• The lending for use of specifically designated equipment or equipment parts for the sole use of the lessee for the transmittal of data


Any person who carries on a business based abroad is liable to register for Swiss VAT if it makes taxable supplies in Switzerland and the value of those supplies (including non-Swiss revenue) exceeds CHF 100’000. Taxable supplies include electronic supplies to Swiss customers who are not registered for Swiss VAT.

Customer identification

Swiss legislation effectively differentiates customers based on their VAT registration status. Customers that are VAT registered will self-assess VAT under the reverse charge mechanism and will not require the non-resident supplier to charge VAT. Customers that are not registered for VAT cannot reverse charge electronic services received from abroad and so the supplier will need to register in Switzerland (subject to the registration threshold). After the registration, the supplier shall charge VAT to both registered and non-registered customers.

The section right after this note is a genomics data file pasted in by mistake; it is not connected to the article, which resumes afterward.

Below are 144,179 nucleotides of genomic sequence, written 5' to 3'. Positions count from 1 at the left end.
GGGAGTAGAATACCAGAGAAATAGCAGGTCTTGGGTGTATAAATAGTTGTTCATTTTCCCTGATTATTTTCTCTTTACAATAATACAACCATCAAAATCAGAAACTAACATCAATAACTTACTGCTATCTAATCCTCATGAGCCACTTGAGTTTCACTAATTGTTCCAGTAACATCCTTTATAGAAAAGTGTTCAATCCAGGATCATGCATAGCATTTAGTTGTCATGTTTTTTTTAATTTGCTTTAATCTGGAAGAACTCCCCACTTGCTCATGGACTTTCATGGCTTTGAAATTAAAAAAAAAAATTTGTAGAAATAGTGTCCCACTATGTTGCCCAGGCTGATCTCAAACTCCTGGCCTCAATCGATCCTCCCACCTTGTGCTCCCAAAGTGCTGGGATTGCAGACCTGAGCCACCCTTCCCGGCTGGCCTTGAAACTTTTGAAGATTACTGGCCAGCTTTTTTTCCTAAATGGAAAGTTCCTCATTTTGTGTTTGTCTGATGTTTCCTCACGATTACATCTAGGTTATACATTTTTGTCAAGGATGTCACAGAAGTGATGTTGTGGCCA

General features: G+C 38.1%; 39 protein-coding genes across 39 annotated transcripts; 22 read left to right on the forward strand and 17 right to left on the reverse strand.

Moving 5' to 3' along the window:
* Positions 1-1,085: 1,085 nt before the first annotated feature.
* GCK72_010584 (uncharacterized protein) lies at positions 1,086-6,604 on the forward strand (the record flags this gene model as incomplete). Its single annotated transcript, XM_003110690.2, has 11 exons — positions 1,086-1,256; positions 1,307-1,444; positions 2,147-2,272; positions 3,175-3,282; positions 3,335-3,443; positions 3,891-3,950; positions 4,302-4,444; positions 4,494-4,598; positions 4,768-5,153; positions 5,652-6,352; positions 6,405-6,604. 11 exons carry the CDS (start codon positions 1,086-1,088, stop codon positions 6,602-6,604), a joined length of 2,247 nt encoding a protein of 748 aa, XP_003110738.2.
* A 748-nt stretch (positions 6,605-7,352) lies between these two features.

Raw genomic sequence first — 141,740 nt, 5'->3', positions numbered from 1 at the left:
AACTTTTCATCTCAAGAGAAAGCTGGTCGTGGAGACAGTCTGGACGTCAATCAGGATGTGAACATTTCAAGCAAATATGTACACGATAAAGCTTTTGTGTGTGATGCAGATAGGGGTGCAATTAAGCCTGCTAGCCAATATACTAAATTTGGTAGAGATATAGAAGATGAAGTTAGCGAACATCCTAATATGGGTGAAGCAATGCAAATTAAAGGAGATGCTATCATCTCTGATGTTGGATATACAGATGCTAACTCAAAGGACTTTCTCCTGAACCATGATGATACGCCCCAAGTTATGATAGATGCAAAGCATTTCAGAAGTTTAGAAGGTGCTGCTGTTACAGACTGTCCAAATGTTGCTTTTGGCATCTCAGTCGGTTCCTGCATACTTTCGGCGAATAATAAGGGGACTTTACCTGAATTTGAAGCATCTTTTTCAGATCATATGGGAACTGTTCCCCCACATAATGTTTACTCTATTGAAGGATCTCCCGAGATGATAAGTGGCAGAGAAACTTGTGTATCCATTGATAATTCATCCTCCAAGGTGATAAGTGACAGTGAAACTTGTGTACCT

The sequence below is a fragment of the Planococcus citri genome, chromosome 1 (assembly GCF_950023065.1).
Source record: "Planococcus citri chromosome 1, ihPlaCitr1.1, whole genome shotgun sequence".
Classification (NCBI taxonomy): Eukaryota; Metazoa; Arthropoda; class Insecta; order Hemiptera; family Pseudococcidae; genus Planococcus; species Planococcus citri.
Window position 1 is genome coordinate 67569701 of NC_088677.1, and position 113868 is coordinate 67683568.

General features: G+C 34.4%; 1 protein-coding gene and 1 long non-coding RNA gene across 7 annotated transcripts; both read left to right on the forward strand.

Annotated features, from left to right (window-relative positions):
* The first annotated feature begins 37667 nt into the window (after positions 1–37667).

Customer location

The place of supply of a service to a business customer is deemed to be the place at which the recipient of the service has its registered office or a permanent establishment for which the service is provided, or, in the absence of such a registered office or such a permanent establishment, its domicile or the place of his normal abode. This general principle is completed by more specific rules.

If a natural person domiciled abroad uses a holiday home or holiday apartment solely for a private holiday and has no place of residence or weekly place of residence in Switzerland, the place of supply is located abroad.

Place of residence may be determined as follows.

  • For electronic services that are not provided via mobile networks, the customer address (billing country) is used.
  • For electronic services provided via mobile networks the country identification code of the SIM card is used, which should correspond with the customer's billing country. 

In the case of electronic services provided by third parties acting as intermediaries, the various reports provided to the supplier containing transaction detail are acceptable supporting documents for use in determining the place of supply of the service. In case of errors in the report, the responsibility for the correct VAT payment depends on the kind of representation contract between the parties. The intermediary is responsible in the case of indirect representation, where the intermediary acts in his own name. The original supplier is responsible in the case of direct representation, where the intermediary acts in the name of the original supplier.